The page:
The Mormons then began to prepare for self-defence, but were badly  armed. The citizens would collect together, and by night commit de predations on the Mormons, by pulling down their houses, whipping  the men, &c.,37

For reports of atrocities committed against the Latter-day Saints from late October to 3 November 1833, including assaults on Parley P. Pratt and David Bennett and on the Gilbert and Whitney store, see “History, of the Persecution,” Dec. 1839, 1:19–20, and Jan. 1840, 1:33.  


until some time about the fourth of November, 1833, a  conflict took place, in which three or four persons were killed, and  others wounded.38

Two Missourians, Thomas Linville and Hugh Breazeale, were killed in the exchange. Latter-day Saint Andrew Barber was mortally wounded; he died the next day. (See JS History, vol. A-1, 369–370; “The Outrage in Jackson County, Missouri,” The Evening and the Morning Star, Dec. 1833, 118; and “History, of the Persecution,” Jan. 1840, 1:34.)  


This took place above Blue, eight or nine miles  from Independence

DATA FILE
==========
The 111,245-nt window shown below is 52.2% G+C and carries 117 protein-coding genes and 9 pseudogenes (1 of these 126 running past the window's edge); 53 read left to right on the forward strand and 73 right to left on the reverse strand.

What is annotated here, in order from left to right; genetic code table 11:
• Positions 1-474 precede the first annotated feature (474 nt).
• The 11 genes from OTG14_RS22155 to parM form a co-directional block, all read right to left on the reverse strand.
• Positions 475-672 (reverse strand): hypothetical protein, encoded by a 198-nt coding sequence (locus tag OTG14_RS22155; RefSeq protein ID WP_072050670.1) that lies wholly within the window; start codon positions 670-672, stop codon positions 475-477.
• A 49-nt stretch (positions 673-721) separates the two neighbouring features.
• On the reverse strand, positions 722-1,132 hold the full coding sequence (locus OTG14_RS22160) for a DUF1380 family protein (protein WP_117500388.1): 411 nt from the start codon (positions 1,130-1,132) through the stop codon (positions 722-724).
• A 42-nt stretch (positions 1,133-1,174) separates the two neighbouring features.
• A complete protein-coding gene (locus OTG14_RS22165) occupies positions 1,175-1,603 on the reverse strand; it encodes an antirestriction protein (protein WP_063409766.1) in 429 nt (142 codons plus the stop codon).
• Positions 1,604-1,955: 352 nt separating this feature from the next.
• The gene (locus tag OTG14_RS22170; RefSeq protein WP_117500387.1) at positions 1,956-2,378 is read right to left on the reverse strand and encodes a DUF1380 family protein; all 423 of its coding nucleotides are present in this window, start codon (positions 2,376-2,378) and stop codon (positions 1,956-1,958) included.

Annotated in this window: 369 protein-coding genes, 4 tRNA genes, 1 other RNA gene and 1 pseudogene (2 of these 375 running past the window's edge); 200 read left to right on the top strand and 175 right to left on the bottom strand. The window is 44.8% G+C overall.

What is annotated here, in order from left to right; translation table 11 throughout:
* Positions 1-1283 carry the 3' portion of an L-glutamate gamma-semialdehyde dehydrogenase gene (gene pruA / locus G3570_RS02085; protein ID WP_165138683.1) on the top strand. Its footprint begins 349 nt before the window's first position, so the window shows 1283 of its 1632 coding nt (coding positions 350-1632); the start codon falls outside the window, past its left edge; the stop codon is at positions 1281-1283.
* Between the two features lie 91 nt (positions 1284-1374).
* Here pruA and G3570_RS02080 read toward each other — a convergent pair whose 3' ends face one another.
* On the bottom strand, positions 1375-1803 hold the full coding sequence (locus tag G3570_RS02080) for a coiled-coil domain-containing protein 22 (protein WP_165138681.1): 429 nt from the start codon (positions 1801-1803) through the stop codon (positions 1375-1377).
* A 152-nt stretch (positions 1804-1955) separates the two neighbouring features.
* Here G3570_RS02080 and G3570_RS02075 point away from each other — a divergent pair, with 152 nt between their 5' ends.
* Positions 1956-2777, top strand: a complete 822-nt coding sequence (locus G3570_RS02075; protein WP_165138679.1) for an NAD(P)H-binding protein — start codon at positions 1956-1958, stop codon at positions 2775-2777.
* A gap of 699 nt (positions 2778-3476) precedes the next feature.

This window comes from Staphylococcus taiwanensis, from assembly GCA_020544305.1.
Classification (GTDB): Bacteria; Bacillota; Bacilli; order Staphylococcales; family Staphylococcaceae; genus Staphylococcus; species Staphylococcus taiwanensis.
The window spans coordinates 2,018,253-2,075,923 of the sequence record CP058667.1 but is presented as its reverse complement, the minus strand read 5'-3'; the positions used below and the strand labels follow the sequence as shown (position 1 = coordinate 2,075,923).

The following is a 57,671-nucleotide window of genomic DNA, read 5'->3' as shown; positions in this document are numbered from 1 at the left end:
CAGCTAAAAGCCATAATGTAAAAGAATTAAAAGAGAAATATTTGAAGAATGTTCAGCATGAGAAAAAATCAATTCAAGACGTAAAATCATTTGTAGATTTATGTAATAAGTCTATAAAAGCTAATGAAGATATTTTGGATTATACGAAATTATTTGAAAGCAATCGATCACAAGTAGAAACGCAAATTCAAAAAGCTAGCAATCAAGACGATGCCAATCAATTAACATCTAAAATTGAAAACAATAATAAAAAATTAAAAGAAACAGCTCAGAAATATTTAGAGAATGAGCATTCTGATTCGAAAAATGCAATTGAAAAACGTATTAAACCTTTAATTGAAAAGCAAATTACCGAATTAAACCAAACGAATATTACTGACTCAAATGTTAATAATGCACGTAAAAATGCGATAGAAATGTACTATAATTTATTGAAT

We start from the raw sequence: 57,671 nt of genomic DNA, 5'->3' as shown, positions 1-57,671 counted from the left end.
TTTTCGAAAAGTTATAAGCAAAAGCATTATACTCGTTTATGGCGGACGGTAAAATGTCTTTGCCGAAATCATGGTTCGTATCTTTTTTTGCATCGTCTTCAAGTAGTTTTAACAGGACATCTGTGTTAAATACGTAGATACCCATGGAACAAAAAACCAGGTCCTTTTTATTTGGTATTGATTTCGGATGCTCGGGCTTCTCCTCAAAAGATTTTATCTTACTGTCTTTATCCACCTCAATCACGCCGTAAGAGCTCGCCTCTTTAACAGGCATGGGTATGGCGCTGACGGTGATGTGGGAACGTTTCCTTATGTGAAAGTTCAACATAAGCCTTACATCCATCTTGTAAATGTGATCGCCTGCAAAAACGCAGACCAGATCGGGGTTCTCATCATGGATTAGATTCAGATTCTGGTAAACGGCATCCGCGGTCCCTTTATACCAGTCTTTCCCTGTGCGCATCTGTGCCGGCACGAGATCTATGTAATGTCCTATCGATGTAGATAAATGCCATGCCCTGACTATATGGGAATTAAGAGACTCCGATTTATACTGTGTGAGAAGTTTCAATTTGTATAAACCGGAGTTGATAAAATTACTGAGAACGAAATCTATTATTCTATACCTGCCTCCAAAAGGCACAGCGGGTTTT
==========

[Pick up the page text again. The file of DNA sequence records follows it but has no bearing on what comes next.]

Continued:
Located twelve miles from western Missouri border. Permanently settled, platted, and designated county seat, 1827. Hub for steamboat travel on Missouri River. Point of departure for Santa Fe Trail. Population in 1831 about 300. Mormon population by summer...

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,39

That is, west of the Blue River, at the Whitmer settlement. (Berrett, Sacred Places, 4:102–103.)  


and the news reached Independence

Located twelve miles from western Missouri border. Permanently settled, platted, and designated county seat, 1827. Hub for steamboat travel on Missouri River. Point of departure for Santa Fe Trail. Population in 1831 about 300. Mormon population by summer...

More Info
a little after  dark; at which time six or eight of the Mormons were undergoing a  sham trial, under a pretence of law; but this news produced such con fusion in the Court-house

Independence became county seat for Jackson Co., 29 Mar. 1827. First courthouse, single-story log structure located on lot 59 at intersection of Lynn and Lexington Streets, completed, Aug. 1828. Second courthouse, two-story brick structure located at center...

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, and the people became so angry, that the  court was obliged to shut up the prisoners in the gaol, to keep them  from being murdered.40